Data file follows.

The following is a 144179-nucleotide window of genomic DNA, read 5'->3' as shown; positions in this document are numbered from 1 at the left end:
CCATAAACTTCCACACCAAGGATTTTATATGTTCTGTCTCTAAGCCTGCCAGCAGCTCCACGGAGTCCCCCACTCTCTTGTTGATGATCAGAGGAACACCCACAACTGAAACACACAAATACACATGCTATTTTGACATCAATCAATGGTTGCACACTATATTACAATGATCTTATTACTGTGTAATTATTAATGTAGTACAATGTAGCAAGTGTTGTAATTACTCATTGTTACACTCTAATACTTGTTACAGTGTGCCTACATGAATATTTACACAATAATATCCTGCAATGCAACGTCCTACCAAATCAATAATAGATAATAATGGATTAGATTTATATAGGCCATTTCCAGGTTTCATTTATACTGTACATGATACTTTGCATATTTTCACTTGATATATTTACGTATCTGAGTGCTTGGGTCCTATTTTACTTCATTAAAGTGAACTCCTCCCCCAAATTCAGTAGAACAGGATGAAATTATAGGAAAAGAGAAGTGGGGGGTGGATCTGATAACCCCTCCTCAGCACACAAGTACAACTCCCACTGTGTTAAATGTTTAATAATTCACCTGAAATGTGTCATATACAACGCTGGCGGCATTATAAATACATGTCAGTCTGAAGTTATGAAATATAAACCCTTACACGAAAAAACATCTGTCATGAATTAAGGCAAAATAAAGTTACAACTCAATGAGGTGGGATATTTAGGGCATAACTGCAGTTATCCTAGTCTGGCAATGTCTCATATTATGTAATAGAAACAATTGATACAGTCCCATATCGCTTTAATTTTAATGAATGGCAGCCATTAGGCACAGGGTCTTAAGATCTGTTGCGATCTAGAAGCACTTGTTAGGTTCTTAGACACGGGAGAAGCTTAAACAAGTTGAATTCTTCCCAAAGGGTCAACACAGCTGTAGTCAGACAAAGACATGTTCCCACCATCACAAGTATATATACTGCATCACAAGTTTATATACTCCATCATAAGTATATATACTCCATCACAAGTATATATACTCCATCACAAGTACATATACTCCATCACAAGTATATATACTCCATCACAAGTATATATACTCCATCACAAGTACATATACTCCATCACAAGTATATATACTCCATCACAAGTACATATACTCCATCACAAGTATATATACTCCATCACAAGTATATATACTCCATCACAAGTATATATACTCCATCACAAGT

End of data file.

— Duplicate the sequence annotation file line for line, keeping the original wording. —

The following is a 144179-nucleotide window of genomic DNA, read 5'->3' as shown; positions in this document are numbered from 1 at the left end:
CCATAAACTTCCACACCAAGGATTTTATATGTTCTGTCTCTAAGCCTGCCAGCAGCTCCACGGAGTCCCCCACTCTCTTGTTGATGATCAGAGGAACACCCACAACTGAAACACACAAATACACATGCTATTTTGACATCAATCAATGGTTGCACACTATATTACAATGATCTTATTACTGTGTAATTATTAATGTAGTACAATGTAGCAAGTGTTGTAATTACTCATTGTTACACTCTAATACTTGTTACAGTGTGCCTACATGAATATTTACACAATAATATCCTGCAATGCAACGTCCTACCAAATCAATAATAGATAATAATGGATTAGATTTATATAGGCCATTTCCAGGTTTCATTTATACTGTACATGATACTTTGCATATTTTCACTTGATATATTTACGTATCTGAGTGCTTGGGTCCTATTTTACTTCATTAAAGTGAACTCCTCCCCCAAATTCAGTAGAACAGGATGAAATTATAGGAAAAGAGAAGTGGGGGGTGGATCTGATAACCCCTCCTCAGCACACAAGTACAACTCCCACTGTGTTAAATGTTTAATAATTCACCTGAAATGTGTCATATACAACGCTGGCGGCATTATAAATACATGTCAGTCTGAAGTTATGAAATATAAACCCTTACACGAAAAAACATCTGTCATGAATTAAGGCAAAATAAAGTTACAACTCAATGAGGTGGGATATTTAGGGCATAACTGCAGTTATCCTAGTCTGGCAATGTCTCATATTATGTAATAGAAACAATTGATACAGTCCCATATCGCTTTAATTTTAATGAATGGCAGCCATTAGGCACAGGGTCTTAAGATCTGTTGCGATCTAGAAGCACTTGTTAGGTTCTTAGACACGGGAGAAGCTTAAACAAGTTGAATTCTTCCCAAAGGGTCAACACAGCTGTAGTCAGACAAAGACATGTTCCCACCATCACAAGTATATATACTGCATCACAAGTTTATATACTCCATCATAAGTATATATACTCCATCACAAGTATATATACTCCATCACAAGTACATATACTCCATCACAAGTATATATACTCCATCACAAGTATATATACTCCATCACAAGTACATATACTCCATCACAAGTATATATACTCCATCACAAGTACATATACTCCATCACAAGTATATATACTCCATCACAAGTATATATACTCCATCACAAGTATATATACTCCATCACAAGT